The decisive push came in December 2015, when Pakistan suddenly set a six-month deadline for the refugees to leave.
It extended the date for another six months in June, but at the same time closed the main Afghan-Pakistan border crossing in Torkham, and put a ban on Afghans crossing over without travel documents.
It was this ban that showed Pakistan meant business this time - and convinced Noor Mohammad to leave.
"Some of our family members who had gone to Kabul for summer were stranded there," he says.
"We don't have the money to pay passport fees for all our family, which numbers over 40. So we thought it was time to go."
Also in June, the UNHCR doubled its repatriation package from $200 to $400 per head for returning refugees, providing added incentive to poorer families that had not sunk deeper roots in Pakistan.
The future is now uncertain for many Afghan refugees.
Khalid Amiri, a 21-year-old student, has lived in Pakistan since he was a few months old.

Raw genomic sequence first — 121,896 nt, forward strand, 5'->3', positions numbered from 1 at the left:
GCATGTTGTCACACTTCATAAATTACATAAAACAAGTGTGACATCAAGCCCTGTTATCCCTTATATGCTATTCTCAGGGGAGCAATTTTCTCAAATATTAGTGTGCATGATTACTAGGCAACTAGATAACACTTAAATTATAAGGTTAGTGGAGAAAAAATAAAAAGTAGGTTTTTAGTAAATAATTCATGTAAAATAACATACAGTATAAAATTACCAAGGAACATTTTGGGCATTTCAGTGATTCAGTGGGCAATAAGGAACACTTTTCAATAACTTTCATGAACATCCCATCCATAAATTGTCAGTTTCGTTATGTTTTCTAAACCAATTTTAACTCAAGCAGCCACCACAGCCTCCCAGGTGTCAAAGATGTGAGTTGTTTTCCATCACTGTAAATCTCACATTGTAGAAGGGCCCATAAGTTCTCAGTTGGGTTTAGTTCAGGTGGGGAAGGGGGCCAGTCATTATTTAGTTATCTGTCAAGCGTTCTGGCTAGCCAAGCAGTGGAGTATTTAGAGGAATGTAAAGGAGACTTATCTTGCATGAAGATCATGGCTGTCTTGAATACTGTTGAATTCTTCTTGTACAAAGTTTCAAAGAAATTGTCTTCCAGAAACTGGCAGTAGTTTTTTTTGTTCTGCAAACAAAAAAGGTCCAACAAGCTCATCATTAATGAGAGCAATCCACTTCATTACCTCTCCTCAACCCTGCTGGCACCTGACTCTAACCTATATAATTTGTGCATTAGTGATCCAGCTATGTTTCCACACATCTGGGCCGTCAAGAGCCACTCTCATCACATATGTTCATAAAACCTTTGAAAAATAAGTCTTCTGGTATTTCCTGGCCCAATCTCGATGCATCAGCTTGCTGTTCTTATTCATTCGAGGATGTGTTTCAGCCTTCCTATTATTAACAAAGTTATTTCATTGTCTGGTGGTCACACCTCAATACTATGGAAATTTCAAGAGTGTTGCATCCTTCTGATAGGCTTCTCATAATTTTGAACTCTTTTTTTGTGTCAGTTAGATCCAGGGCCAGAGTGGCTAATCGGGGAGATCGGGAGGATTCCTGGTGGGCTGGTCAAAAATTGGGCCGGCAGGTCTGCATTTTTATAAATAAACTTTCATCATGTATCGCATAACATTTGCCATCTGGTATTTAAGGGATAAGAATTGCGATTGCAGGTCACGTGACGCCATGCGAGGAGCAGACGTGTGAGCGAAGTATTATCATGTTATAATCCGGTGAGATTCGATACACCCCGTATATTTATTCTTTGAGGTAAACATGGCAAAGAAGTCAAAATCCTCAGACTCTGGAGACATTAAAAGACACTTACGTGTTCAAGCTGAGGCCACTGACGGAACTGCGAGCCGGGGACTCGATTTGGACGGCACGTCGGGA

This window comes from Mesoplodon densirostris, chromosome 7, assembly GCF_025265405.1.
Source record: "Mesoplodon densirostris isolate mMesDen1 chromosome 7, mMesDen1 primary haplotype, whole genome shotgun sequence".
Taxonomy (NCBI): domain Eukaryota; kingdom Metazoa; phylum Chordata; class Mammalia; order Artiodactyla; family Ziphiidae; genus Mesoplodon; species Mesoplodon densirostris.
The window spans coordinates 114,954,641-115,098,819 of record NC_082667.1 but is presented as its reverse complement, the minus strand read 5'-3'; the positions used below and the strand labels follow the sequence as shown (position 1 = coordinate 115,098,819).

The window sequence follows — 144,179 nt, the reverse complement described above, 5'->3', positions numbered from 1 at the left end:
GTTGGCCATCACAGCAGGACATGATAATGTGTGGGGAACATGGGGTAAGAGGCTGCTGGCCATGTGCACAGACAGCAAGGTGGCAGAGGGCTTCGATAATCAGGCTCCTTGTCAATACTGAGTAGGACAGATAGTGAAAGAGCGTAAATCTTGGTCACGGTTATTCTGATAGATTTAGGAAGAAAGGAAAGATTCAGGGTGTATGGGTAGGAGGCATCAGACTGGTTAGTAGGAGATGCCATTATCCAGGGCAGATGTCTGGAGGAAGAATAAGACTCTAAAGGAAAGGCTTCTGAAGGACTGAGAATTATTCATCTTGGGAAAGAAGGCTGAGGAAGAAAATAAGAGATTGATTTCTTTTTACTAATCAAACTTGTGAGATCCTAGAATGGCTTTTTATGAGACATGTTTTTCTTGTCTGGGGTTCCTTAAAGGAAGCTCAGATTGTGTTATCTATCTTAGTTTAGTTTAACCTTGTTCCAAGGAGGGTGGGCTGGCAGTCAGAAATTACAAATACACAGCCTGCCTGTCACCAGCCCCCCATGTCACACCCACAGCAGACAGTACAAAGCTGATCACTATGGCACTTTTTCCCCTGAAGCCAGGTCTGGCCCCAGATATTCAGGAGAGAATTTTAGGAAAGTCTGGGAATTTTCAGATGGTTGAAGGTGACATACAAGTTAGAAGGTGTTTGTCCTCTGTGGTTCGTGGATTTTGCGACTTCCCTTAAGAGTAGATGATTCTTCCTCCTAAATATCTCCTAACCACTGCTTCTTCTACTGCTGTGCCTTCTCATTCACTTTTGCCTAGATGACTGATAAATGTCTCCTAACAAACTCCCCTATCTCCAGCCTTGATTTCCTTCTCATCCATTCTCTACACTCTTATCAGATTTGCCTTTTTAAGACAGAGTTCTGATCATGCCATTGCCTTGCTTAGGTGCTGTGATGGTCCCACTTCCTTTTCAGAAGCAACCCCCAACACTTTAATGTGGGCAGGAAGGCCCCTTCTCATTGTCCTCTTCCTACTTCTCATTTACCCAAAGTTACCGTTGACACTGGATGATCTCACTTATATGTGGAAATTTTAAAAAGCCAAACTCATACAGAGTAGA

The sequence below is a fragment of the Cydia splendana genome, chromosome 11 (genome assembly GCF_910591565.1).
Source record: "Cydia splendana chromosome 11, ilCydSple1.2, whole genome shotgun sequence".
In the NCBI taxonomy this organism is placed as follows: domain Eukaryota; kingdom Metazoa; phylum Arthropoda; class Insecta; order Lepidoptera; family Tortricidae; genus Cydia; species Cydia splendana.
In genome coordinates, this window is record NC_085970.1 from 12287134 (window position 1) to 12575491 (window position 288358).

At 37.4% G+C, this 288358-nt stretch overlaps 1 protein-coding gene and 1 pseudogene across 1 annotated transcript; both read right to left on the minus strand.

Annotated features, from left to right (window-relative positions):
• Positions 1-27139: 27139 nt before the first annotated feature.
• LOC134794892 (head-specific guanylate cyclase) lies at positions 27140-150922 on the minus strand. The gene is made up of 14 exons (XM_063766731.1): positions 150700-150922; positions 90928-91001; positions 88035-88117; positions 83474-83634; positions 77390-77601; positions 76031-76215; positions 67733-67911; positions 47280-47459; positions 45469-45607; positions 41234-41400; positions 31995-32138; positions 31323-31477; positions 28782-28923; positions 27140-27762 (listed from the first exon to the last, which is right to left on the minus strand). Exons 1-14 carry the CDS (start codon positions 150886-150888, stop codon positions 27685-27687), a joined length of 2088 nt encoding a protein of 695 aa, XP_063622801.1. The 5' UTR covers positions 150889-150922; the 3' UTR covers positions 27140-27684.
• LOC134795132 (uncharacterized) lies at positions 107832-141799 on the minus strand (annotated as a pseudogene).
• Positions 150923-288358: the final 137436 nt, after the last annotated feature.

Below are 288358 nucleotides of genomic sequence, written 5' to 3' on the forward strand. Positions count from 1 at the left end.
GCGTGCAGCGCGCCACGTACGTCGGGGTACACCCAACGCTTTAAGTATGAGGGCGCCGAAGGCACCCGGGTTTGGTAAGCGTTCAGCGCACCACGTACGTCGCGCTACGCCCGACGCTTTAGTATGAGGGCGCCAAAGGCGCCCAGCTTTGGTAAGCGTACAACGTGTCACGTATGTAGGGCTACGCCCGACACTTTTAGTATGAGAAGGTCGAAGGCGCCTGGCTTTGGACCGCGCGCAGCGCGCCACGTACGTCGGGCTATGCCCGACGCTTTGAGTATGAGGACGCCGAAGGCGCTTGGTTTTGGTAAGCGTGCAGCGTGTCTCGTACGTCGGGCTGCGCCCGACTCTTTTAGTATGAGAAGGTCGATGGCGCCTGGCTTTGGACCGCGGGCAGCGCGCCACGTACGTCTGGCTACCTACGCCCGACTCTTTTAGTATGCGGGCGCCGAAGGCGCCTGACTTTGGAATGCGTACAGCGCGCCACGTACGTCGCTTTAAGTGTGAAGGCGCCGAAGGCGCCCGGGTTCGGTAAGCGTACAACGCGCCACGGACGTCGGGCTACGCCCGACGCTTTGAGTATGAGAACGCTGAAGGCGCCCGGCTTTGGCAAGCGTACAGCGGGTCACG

He is now studying a Master's programme at Peshawar University, which does not finish until the end of 2017.
He and around 9,000 other Afghan students in Khyber Pakhtunkhwa are not sure if they will be allowed to complete their courses.
Khalid believes the moves to force refugees out are due to "growing Afghano-phobia in Pakistan".
He says there has been "increased harassment of refugees by Pakistani police", and "a hate campaign against the refugees in the Pakistani media since the [December 2014 attack on Peshawar's] Army Public School".
The hate has spread to social media in recent months, with "hashtags like #KickOutAfghans and #AfghanRefugeesThreat", he says.
The prospects for Afghan businessmen are even dimmer.